Worker Rights: OSHA and the OSH Act

These days, many of us take workplace safety protocols and regulations for granted. They seem as if they’ve been around forever, in part, because most of the rules and recommendations seems obvious. But you may be surprised to learn that federal protections for workers have only been around since 1970, when the Occupational Safety and Health Act was passed. It is the law that created the Occupational Safety and Health Administration (OSHA), the most important advocate for workplace safety and the rights of injured employees.

OSHA’s many responsibilities include writing safety standards, providing training to employers and workers, inspecting workplaces and responding to complaints/reports about safety issues in individual workplaces. When there are violations, the agency is also tasked with issuing fines and taking other corrective actions.

What Are Your Workplace Safety Rights Under the Law?

Much of what OSHA does goes unappreciated until there has been an injury or accident. But by understanding your rights under the OSH ahead of time, you can hopefully avoid those very accidents. As a worker, you have the right to:

  •         Be taught about the hazards in your workplace (in terms that are easy to understand), how to mitigate those hazards and what the applicable OSHA standards are
  •         Access important informational documents on job-site illnesses and injuries
  •         Submit confidential complaints to OSHA about safety problems in your workplace, request an inspection, and participate in that inspection (if you want to)
  •         Be protected from discrimination or retaliation simply for submitting complaints or inquiries to OSHA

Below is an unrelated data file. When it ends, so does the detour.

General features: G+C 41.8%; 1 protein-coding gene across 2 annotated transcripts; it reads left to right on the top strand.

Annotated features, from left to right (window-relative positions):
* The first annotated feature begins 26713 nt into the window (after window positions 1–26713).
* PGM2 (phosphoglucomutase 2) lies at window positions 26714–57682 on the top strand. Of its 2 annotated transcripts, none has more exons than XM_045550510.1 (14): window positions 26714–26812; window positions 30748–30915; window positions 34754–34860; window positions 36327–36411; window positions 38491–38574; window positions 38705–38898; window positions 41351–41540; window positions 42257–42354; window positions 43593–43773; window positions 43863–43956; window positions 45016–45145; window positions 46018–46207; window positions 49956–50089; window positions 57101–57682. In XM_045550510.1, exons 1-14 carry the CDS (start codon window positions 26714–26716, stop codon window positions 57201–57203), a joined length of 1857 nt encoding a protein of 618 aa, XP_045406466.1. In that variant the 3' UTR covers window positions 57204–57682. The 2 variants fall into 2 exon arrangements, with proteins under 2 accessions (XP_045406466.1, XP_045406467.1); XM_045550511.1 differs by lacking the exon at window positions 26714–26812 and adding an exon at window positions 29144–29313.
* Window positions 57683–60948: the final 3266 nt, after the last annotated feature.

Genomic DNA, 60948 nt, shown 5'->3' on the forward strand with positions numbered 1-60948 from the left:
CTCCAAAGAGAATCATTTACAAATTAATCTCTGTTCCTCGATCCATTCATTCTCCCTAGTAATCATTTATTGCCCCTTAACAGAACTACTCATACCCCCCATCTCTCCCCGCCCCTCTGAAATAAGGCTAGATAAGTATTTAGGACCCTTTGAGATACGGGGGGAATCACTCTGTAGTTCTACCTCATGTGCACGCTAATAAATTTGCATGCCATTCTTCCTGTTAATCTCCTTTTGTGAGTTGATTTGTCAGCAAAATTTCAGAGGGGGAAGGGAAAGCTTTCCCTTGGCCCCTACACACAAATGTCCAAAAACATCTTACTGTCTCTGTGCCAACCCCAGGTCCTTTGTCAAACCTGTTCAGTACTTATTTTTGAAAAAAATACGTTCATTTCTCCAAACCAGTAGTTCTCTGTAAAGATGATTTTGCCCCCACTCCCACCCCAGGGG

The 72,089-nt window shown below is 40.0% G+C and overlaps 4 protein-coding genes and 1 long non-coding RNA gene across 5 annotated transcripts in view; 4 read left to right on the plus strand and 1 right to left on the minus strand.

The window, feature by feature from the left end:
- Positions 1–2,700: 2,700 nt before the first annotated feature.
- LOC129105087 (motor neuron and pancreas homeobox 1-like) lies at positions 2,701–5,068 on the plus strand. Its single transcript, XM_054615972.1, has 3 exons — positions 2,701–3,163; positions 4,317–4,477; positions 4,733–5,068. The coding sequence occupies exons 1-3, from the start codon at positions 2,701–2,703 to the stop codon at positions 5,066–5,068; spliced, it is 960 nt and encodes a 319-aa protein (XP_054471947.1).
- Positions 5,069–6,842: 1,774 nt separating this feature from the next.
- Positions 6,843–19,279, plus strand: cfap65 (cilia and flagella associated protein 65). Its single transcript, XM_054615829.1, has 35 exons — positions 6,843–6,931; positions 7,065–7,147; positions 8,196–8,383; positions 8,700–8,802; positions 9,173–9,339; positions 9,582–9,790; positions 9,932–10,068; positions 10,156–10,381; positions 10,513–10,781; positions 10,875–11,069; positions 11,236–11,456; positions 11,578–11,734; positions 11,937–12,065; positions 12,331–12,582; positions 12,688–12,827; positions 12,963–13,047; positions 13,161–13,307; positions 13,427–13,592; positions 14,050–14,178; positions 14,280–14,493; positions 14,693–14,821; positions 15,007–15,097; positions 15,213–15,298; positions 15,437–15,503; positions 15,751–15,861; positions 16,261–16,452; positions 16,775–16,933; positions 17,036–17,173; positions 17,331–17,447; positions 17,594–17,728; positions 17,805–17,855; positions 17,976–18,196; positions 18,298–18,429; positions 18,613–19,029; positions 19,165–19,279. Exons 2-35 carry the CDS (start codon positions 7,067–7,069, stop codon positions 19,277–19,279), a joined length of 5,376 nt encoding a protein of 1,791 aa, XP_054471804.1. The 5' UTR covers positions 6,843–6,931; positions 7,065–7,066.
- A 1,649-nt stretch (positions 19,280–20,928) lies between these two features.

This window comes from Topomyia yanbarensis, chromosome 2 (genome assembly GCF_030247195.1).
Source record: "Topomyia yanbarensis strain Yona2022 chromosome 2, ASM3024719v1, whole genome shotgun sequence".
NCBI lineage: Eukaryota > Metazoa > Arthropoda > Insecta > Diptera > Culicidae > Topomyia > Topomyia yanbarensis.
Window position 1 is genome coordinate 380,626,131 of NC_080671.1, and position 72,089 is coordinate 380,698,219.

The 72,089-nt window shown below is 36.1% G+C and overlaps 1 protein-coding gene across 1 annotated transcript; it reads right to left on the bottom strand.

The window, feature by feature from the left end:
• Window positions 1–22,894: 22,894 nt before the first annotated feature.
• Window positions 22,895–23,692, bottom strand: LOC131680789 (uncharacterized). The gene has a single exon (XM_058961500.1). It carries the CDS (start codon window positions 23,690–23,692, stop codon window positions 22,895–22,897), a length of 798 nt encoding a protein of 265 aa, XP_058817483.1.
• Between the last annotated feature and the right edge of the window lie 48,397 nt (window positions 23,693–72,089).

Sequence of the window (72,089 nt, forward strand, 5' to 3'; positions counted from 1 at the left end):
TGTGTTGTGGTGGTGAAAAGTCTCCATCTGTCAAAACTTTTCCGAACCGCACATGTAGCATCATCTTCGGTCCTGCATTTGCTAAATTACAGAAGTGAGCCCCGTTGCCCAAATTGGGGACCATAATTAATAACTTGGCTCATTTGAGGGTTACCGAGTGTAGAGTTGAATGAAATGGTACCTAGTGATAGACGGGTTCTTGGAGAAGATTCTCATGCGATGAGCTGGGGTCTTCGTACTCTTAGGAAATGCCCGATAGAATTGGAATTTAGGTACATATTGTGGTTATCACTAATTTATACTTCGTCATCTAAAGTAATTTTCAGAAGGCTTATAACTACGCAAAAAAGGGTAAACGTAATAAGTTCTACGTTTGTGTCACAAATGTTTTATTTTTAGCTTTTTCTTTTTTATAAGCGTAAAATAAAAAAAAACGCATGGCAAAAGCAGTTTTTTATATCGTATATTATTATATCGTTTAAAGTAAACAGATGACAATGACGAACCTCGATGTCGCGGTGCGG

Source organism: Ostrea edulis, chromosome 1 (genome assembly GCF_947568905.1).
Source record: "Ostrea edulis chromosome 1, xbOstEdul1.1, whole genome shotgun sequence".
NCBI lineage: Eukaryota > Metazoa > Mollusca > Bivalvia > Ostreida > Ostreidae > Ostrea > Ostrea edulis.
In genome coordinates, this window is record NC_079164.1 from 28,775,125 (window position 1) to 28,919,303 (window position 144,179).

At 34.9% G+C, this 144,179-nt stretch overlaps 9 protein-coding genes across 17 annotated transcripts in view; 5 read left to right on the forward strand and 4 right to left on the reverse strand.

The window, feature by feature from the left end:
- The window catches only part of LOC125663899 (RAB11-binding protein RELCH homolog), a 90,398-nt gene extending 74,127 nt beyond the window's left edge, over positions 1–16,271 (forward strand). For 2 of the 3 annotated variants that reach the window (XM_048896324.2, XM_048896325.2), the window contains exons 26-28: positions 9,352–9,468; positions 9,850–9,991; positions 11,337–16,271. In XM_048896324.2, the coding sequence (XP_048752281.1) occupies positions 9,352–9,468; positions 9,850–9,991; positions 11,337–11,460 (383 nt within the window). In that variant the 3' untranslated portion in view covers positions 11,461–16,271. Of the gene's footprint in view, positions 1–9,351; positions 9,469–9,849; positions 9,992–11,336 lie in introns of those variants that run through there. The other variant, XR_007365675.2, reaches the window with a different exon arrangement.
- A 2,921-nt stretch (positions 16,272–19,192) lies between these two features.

•         Access test results about workplace hazards in your workplace

Along with these worker rights are a great many employer responsibilities, some of which directly correspond with your rights. For instance, employers are required to provide the training and educational information that you receive (mandatorily or upon request). They must also provide the safety equipment and protective equipment you need to do your job (and the gear must be provided to you for free).

Most importantly, employers must strictly abide by OSHA rules and regulations for mitigating safety risks in the workplace. Those that fail to do so often face the consequences of fines and increased OSHA scrutiny.

Compensation For Workplace Injuries

Every state has its own workers’ compensation systems, and those who are injured on the job have the right to appropriate compensation, including medical care and supplemental wages while being away from work.

As a worker, you should not be afraid to report your injury, seek medical attention and submit a workers’ compensation claim. This is one of your most important workplace rights, and you shouldn’t hesitate to avail yourself of it.

Get Help and Advice From a Workers’ Compensation Attorney

Filing a workers’ compensation claim doesn’t legally require the help of an attorney. But the system is so bureaucratic (and often biased in favor of employers) that many injured workers have a very difficult time navigating the system on their own.

To better understand your rights, protections and legal options after a workplace accident, please contact a lawyer, like a work injury attorney in New Jersey from Rispoli & Borneo, P.C., today to arrange an initial consultation.